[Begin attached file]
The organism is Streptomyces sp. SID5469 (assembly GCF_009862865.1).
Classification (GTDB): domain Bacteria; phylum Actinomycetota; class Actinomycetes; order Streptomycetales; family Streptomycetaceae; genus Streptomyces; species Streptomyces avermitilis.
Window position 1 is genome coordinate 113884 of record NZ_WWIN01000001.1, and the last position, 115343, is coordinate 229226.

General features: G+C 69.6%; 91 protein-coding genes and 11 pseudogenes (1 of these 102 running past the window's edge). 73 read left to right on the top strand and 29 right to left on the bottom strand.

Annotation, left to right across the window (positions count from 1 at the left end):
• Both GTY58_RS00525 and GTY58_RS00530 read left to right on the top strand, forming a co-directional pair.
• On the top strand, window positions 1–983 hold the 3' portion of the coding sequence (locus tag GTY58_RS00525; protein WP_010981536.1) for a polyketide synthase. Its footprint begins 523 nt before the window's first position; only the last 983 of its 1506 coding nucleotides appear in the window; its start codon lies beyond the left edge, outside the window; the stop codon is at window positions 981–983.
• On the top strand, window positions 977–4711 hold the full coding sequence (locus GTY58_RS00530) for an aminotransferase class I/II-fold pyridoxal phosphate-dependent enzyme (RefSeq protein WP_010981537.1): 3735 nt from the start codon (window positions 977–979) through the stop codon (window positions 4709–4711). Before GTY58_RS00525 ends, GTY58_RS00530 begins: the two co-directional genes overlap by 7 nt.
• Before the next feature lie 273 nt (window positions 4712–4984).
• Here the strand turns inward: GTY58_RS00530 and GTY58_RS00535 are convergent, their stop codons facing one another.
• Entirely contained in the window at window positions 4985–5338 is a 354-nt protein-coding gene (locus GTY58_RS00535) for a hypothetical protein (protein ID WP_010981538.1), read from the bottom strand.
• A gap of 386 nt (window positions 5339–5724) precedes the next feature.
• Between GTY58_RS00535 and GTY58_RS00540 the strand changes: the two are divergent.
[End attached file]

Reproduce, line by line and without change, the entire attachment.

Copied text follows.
The organism is Streptomyces sp. SID5469 (assembly GCF_009862865.1).
Classification (GTDB): domain Bacteria; phylum Actinomycetota; class Actinomycetes; order Streptomycetales; family Streptomycetaceae; genus Streptomyces; species Streptomyces avermitilis.
Window position 1 is genome coordinate 113884 of record NZ_WWIN01000001.1, and the last position, 115343, is coordinate 229226.

General features: G+C 69.6%; 91 protein-coding genes and 11 pseudogenes (1 of these 102 running past the window's edge). 73 read left to right on the top strand and 29 right to left on the bottom strand.

Annotation, left to right across the window (positions count from 1 at the left end):
• Both GTY58_RS00525 and GTY58_RS00530 read left to right on the top strand, forming a co-directional pair.
• On the top strand, window positions 1–983 hold the 3' portion of the coding sequence (locus tag GTY58_RS00525; protein WP_010981536.1) for a polyketide synthase. Its footprint begins 523 nt before the window's first position; only the last 983 of its 1506 coding nucleotides appear in the window; its start codon lies beyond the left edge, outside the window; the stop codon is at window positions 981–983.
• On the top strand, window positions 977–4711 hold the full coding sequence (locus GTY58_RS00530) for an aminotransferase class I/II-fold pyridoxal phosphate-dependent enzyme (RefSeq protein WP_010981537.1): 3735 nt from the start codon (window positions 977–979) through the stop codon (window positions 4709–4711). Before GTY58_RS00525 ends, GTY58_RS00530 begins: the two co-directional genes overlap by 7 nt.
• Before the next feature lie 273 nt (window positions 4712–4984).
• Here the strand turns inward: GTY58_RS00530 and GTY58_RS00535 are convergent, their stop codons facing one another.
• Entirely contained in the window at window positions 4985–5338 is a 354-nt protein-coding gene (locus GTY58_RS00535) for a hypothetical protein (protein ID WP_010981538.1), read from the bottom strand.
• A gap of 386 nt (window positions 5339–5724) precedes the next feature.
• Between GTY58_RS00535 and GTY58_RS00540 the strand changes: the two are divergent.